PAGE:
On our returning trip from Santa Monica, we travelled eastbound on Route 66 from Golden Shores, California to get to Oatman, Arizona(At the beginning of the trip, we drove half of Route 66 and part highway westward and saved interesting attractions for the eastbound trip knowing the drive home would be long after almost a week on the road.) Along the way, we saw mining remnants of "once upon the time" prosperous times from the Arizona Gold Rush. The road to Oatman from Kingman is very narrow with several sharp hairpin curves.  No vehicles over forty feet in length are allowed on this road.  (I still have nightmare from our drive up Pikes Peak, Colorado, in the T-bird, seeing an RV coming toward us around the narrow curve!)  The elevation is only at 2,710 feet (830 m) but from these photos you could see that the long and twisty roads through the Black Mountains of Mohave County is a bit scary.  I don't know how many times I had to get out of the car, waited patiently while my husband took thousands of pictures of his precious Mustang because the scenery was so "magnificent" at every turn around the curves.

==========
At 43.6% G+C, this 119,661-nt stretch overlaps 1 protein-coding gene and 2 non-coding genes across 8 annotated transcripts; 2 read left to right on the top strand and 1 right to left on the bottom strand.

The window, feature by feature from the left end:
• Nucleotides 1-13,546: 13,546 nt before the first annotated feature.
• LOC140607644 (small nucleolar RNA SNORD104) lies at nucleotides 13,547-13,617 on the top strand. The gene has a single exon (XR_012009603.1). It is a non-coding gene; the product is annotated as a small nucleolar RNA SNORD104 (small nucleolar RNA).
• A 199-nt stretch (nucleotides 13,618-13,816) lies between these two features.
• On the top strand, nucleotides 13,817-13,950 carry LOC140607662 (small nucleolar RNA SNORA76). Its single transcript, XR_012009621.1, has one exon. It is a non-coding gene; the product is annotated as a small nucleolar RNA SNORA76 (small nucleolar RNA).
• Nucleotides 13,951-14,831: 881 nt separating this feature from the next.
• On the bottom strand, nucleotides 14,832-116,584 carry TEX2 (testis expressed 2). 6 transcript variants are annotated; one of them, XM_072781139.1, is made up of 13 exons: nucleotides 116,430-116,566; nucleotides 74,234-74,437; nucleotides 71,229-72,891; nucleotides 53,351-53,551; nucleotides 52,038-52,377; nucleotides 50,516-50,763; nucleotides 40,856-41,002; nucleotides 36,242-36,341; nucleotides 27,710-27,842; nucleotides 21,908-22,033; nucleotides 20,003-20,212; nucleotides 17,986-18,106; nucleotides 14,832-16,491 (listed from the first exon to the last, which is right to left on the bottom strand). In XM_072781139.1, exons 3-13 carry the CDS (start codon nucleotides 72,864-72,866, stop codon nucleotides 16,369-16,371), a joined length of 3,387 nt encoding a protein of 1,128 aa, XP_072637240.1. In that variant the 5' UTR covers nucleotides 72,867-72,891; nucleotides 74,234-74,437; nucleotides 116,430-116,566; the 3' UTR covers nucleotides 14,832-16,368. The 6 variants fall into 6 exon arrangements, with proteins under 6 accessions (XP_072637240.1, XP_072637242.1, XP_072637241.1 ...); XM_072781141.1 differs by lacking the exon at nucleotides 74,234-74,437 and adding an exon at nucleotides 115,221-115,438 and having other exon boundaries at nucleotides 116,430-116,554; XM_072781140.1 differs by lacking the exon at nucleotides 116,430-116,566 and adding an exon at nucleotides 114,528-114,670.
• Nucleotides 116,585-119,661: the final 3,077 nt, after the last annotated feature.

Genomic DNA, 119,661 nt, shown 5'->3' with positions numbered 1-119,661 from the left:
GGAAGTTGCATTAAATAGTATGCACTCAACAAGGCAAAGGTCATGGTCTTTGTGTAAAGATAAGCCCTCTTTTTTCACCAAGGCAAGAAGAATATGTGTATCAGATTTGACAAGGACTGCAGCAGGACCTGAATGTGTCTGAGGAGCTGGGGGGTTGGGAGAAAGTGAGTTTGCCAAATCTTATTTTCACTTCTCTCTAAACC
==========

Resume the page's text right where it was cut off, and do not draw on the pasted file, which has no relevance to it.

Unlike Colorado, I did not see any "Falling Rock" sign as the road twists back and forth down the Black Mountains.  Oatman is definitely the most desolate yet thrilling stretches of the old Mother Road.

The old road on a breathtaking 2,100 foot change in elevation, steep switchbacks and 15-mph hairpin turns around the angular Black Mountains was a very short eight miles but at that time it felt like eternity, especially when looking down at "is that really the road" stretch between a large boulder and a steep cliff.